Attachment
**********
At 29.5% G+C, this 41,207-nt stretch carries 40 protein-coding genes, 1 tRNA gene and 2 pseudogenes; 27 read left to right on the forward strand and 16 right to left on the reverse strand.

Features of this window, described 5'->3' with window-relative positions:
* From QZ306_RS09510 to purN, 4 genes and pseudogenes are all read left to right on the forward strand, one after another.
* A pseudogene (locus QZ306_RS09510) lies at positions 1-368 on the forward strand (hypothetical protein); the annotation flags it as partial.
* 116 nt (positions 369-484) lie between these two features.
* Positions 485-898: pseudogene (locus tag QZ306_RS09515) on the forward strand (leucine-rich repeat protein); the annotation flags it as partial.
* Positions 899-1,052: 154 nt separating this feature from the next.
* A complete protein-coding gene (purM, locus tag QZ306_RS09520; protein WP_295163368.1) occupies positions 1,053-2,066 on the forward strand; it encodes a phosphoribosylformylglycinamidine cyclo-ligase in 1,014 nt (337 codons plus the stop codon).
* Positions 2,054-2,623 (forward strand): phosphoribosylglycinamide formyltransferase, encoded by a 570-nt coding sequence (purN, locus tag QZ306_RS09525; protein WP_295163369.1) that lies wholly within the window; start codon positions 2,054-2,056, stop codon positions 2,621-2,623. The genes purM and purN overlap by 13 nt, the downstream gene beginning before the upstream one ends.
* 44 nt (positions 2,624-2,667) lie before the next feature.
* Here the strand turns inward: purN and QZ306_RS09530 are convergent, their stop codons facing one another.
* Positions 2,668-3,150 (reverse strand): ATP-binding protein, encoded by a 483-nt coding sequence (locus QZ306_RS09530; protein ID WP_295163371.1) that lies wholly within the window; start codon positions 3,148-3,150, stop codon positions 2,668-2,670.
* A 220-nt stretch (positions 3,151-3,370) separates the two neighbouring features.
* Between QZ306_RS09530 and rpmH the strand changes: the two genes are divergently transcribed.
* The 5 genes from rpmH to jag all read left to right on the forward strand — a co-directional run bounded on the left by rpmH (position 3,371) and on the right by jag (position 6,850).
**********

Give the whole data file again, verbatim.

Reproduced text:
At 29.5% G+C, this 41,207-nt stretch carries 40 protein-coding genes, 1 tRNA gene and 2 pseudogenes; 27 read left to right on the forward strand and 16 right to left on the reverse strand.

Features of this window, described 5'->3' with window-relative positions:
* From QZ306_RS09510 to purN, 4 genes and pseudogenes are all read left to right on the forward strand, one after another.
* A pseudogene (locus QZ306_RS09510) lies at positions 1-368 on the forward strand (hypothetical protein); the annotation flags it as partial.
* 116 nt (positions 369-484) lie between these two features.
* Positions 485-898: pseudogene (locus tag QZ306_RS09515) on the forward strand (leucine-rich repeat protein); the annotation flags it as partial.
* Positions 899-1,052: 154 nt separating this feature from the next.
* A complete protein-coding gene (purM, locus tag QZ306_RS09520; protein WP_295163368.1) occupies positions 1,053-2,066 on the forward strand; it encodes a phosphoribosylformylglycinamidine cyclo-ligase in 1,014 nt (337 codons plus the stop codon).
* Positions 2,054-2,623 (forward strand): phosphoribosylglycinamide formyltransferase, encoded by a 570-nt coding sequence (purN, locus tag QZ306_RS09525; protein WP_295163369.1) that lies wholly within the window; start codon positions 2,054-2,056, stop codon positions 2,621-2,623. The genes purM and purN overlap by 13 nt, the downstream gene beginning before the upstream one ends.
* 44 nt (positions 2,624-2,667) lie before the next feature.
* Here the strand turns inward: purN and QZ306_RS09530 are convergent, their stop codons facing one another.
* Positions 2,668-3,150 (reverse strand): ATP-binding protein, encoded by a 483-nt coding sequence (locus QZ306_RS09530; protein ID WP_295163371.1) that lies wholly within the window; start codon positions 3,148-3,150, stop codon positions 2,668-2,670.
* A 220-nt stretch (positions 3,151-3,370) separates the two neighbouring features.
* Between QZ306_RS09530 and rpmH the strand changes: the two genes are divergently transcribed.
* The 5 genes from rpmH to jag all read left to right on the forward strand — a co-directional run bounded on the left by rpmH (position 3,371) and on the right by jag (position 6,850).